Speedtest List

  • PureVPN (83.34 Mbits/s)
  • ExpressVPN (83.23 Mbits/s)
  • Surfshark (78.98 Mbits/s)
  • Buffered (72.73 Mbits/s)
  • NordVPN (71.91 Mbits/s)
  • Ivacy (71.5 Mbits/s)
  • TunnelBear (70.64 Mbits/s)
  • Mullvad (69.15 Mbits/s)
  • LeVPN (66.78 Mbits/s)
  • Hide.me (66.28 Mbits/s)
  • Encrypt.me (63.54 Mbits/s)
  • PrivateInternetAccess (61.95 Mbits/s)
  • IPVanish (61.84 Mbits/s)
  • iVPN (61.65 Mbits/s)
  • CyberGhost (60.84 Mbits/s)
  • HMA (60.54 Mbits/s)
  • VPNArea (59.08 Mbits/s)
  • AirVPN (58.98 Mbits/s)
  • HideIPVPN (58.29 Mbits/s)
  • ZoogVPN (57.55 Mbits/s)
  • UltraVPN (57.17 Mbits/s)
  • StrongVPN (54.37 Mbits/s)
  • ibVPN (53.13 Mbits/s)
  • VyprVPN (46.7 Mbits/s)
  • VPN.Asia (46.54 Mbits/s)
  • Zenmate (45.71 Mbits/s)
  • GOOSE VPN (39.35 Mbits/s)
  • PrivateVPN (33.02 Mbits/s)
  • VPN Unlimited (22.8 Mbits/s)

Will a VPN always slow down my internet?

Yes, all VPNs slow down your internet a bit. This is because it takes time to encrypt your data and route it to the VPN server. The fastest VPNs in the world have Tier 1 servers that will not slow down your traffic any more than necessary.

The vast majority of VPNs slow down your traffic much more than this because they have slow and oversubscribed servers. This is why the best VPNs have thousands of servers, and plenty of IP addresses in each location for you to connect to. As a result, there is no congestion and your data can pass through its servers without any speed loss.

However, you should never expect a fast VPN to speed up your internet speeds. To speed up your internet connection you will need to pay your ISP for a faster connection.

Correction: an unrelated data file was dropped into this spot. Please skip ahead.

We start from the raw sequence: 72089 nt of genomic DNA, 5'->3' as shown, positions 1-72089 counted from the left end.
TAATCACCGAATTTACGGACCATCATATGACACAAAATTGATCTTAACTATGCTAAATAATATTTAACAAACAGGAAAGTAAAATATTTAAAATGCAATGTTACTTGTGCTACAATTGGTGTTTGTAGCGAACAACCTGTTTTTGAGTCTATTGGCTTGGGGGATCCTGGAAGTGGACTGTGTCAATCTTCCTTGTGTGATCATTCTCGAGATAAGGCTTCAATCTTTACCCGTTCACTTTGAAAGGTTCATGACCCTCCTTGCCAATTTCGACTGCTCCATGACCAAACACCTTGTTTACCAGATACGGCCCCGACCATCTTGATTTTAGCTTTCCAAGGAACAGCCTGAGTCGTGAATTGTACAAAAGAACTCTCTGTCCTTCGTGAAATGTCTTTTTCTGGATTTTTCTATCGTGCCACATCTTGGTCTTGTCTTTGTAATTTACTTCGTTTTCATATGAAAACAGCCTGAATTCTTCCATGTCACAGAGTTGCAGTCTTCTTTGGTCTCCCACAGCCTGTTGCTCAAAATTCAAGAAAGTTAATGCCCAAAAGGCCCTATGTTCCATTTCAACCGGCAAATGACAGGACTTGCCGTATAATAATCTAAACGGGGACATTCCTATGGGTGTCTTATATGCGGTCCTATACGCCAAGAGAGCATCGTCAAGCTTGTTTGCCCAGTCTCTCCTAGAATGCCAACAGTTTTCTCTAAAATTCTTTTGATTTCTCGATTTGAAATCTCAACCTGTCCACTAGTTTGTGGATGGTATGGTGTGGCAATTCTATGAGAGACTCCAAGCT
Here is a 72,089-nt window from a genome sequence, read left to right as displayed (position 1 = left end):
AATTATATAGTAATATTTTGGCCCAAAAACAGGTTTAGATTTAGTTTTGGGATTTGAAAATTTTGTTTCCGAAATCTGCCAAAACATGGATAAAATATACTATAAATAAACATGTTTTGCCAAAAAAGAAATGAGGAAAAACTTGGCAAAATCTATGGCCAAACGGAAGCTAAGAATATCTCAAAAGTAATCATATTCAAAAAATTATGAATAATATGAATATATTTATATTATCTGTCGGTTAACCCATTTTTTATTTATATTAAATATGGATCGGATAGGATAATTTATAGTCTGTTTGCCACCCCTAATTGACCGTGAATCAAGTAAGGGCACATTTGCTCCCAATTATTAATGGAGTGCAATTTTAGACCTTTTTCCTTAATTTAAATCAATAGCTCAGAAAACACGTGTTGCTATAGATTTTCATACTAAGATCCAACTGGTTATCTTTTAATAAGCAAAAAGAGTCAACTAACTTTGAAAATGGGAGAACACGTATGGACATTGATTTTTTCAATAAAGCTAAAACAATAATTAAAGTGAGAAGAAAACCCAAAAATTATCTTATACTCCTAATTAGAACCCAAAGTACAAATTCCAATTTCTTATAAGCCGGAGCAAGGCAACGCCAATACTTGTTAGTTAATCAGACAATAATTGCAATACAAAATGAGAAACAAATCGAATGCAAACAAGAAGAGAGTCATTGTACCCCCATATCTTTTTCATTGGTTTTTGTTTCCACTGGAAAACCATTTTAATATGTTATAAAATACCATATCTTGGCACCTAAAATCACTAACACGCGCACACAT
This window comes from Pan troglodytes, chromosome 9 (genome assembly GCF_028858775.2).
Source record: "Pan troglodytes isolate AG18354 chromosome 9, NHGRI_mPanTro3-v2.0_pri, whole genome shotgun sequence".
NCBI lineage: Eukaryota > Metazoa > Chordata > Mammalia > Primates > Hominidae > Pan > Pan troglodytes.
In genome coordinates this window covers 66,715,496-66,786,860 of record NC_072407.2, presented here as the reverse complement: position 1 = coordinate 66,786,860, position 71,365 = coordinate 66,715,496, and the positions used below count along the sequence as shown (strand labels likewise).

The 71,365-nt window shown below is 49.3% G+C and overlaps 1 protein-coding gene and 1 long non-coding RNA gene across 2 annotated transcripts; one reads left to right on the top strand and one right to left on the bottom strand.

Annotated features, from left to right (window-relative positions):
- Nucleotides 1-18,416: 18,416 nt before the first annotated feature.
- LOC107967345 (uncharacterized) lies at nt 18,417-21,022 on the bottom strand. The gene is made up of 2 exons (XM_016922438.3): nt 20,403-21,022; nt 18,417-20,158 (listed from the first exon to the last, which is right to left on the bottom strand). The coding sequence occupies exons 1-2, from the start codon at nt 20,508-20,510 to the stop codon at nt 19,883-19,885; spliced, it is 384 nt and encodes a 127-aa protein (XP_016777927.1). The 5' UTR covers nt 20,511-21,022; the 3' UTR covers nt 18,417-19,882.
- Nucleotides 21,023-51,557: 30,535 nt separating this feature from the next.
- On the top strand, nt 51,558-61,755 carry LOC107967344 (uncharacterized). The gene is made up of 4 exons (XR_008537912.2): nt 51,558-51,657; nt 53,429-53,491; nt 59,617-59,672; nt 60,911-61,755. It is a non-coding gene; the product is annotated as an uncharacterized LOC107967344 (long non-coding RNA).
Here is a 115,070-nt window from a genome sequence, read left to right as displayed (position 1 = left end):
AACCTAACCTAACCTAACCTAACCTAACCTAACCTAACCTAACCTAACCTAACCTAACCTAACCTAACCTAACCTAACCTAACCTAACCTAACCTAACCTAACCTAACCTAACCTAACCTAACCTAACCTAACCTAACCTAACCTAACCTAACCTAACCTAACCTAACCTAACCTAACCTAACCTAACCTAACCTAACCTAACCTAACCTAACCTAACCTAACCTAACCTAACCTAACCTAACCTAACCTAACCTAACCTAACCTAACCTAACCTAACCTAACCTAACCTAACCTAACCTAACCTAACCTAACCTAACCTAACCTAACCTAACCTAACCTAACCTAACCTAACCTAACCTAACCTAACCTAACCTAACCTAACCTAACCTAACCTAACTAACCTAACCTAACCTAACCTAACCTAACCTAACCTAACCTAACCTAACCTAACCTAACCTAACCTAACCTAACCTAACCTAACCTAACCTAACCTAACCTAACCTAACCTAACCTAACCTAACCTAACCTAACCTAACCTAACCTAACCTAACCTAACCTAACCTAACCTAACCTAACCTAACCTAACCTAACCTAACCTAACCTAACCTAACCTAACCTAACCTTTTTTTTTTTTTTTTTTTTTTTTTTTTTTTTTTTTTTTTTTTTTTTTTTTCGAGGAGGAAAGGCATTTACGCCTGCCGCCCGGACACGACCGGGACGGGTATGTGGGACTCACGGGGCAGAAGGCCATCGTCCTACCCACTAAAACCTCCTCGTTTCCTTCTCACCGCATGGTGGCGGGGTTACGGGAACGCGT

How to get faster VPN speeds - top tips

To get the fastest VPN speeds possible, we recommend following these steps:

  1. Connect to a server situated as close as possible. If you select a server that is closer your connection speeds will improve.
  2. Use the fastest VPN protocol - OpenVPN is the fastest VPN protocol that is also secure. PPTP is fast, but it should only be used if privacy is not required.
  3. Connect to your router with an ethernet cable. If you connect your PC to your router with a wire you will optimize your connection speeds.
  4. Get a VPN flashed router. A VPN may affect your computer or device’s performance and make it run slow. A VPN router can free up valuable computing power. However, a slow router can also lead to problems - so get a router that has enough power to run the VPN.
  5. Select a different port. ISPs sometimes throttle traffic originating from certain ports. If your VPN app lets you switch ports: give it a try.